African Land Snail
A huge, house-eating snail is invading parts of the U.S. It sounds like a science fiction movie, but the giant African land snail is a destructive pest
Photo courtesy of the University of Florida Extension and B.Frank
Radio interview source: Dr. Trevor Smith, Bureau Chief of Methods Development & Biological Control, Florida Department of Agriculture
Tiny snails living aroudn the rocks and mud in ponds isn't a bother, but things can become invasive with the giant African land snail.
Trevor Smith with the Florida Department of Agriculture says the adults are hard to miss.
"They're kind of a reddish-brown color with yellow stripes running along the shell," he says. "It's actually quite striking, it's a pretty snail. And then of course, it's one of the largest, if not the largest land snail in the world. It gets up to eight-inches long, and four-inches wide which when you say it doesn't sound that big, but when you actually see it in reality, it's bigger than your fist. It's a big, giant snail."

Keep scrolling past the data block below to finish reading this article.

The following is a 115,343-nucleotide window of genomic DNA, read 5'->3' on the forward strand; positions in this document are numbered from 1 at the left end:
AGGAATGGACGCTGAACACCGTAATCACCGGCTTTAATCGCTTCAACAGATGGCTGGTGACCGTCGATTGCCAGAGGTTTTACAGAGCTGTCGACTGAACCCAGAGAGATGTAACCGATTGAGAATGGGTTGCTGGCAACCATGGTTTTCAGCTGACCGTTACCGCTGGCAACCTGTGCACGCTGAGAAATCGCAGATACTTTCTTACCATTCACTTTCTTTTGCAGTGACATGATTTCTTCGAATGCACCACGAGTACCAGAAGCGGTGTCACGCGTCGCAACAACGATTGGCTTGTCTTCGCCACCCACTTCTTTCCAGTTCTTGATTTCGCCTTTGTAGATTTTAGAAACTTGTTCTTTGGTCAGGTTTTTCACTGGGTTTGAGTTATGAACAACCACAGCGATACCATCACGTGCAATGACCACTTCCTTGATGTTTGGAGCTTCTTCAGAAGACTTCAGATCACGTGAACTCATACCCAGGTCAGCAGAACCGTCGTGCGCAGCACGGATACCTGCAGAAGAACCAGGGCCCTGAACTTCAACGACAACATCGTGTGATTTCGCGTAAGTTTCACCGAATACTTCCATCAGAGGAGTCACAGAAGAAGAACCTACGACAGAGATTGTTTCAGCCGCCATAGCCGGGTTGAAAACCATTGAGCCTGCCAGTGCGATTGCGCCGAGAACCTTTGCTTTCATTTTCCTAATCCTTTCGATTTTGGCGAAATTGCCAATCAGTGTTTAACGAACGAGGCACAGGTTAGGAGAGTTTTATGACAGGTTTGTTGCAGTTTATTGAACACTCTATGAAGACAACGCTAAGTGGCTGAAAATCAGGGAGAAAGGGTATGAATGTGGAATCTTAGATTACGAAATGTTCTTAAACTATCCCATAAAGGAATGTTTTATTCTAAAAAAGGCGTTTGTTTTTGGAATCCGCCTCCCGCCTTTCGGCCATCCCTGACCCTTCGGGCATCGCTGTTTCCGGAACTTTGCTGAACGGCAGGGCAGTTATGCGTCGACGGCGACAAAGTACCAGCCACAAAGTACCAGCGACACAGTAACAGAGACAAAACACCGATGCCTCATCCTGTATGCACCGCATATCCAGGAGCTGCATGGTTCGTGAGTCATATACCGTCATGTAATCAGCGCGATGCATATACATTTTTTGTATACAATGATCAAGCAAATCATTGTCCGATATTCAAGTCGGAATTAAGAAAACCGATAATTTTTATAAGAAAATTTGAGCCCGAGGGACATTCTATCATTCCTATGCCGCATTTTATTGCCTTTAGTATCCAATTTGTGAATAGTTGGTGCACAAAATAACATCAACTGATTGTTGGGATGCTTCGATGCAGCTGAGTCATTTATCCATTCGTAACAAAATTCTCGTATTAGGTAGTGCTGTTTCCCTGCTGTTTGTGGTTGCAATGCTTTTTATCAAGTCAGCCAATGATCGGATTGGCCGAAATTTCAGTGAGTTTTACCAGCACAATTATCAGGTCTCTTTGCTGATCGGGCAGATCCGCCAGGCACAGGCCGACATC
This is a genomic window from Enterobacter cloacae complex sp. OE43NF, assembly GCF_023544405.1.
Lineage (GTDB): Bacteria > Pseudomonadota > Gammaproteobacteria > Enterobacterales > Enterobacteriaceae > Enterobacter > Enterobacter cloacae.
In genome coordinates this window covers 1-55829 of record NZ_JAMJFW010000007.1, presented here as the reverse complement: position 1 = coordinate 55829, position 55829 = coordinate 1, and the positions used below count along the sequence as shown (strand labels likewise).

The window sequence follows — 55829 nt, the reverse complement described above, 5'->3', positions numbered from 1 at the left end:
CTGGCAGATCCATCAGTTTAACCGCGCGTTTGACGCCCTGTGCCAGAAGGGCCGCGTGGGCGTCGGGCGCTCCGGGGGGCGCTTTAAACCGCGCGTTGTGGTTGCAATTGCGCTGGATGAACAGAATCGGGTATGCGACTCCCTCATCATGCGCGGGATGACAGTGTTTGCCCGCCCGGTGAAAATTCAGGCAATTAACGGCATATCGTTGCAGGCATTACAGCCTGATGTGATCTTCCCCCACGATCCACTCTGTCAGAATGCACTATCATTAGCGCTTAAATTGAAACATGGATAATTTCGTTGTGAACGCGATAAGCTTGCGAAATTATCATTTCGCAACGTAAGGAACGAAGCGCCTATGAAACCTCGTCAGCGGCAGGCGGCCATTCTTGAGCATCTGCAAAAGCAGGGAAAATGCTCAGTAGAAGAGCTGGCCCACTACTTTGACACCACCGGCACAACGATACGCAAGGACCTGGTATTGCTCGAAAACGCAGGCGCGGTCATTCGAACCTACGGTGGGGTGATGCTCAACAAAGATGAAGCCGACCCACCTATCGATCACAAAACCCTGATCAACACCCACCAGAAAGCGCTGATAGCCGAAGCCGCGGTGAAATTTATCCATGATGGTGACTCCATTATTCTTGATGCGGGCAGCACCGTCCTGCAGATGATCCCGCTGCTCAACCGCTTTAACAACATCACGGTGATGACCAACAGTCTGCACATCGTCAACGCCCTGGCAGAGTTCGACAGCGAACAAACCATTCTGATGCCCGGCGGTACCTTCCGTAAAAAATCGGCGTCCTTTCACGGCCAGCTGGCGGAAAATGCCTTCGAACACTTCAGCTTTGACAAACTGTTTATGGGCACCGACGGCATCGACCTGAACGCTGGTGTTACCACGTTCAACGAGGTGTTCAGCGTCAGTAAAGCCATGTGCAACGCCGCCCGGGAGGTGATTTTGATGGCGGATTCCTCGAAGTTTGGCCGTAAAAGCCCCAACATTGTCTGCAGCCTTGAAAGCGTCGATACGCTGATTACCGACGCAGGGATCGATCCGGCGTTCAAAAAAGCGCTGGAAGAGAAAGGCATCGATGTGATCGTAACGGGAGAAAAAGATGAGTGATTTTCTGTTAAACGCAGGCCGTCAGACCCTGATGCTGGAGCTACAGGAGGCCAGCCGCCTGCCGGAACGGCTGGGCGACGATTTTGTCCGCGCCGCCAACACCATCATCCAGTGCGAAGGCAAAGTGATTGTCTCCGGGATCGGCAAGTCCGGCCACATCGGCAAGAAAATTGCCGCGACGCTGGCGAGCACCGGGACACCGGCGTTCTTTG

The giant African land snail is destructive. It feeds on over 500 species of plants including fruits, vegetables, and landscape plants. Smith says the snail needs calcium and minerals to grow its shell. It will climb onto the sides of houses and dine on stucco and paint, causing structural damage.
As if all that wasn't bad enough, a parasite called a rat lungworm can be picked up by the snail and transmitted to humans.
"A human can actually get the parasite from eating an undercooked snail, that's positive for this parasite," says Smith. "You could possibly get it from the slime trail, so if you handled the snail and then touched your mouth, or your eye, or something, you could transmit it to yourself that way. There are also some reports of eating fresh vegetables that haven't been cleaned properly, that might of had snail slime on them."
Call the Department of Agriculture if you see the snail. Infected areas are treated with iron phosphate pellets, which are toxic to snails.
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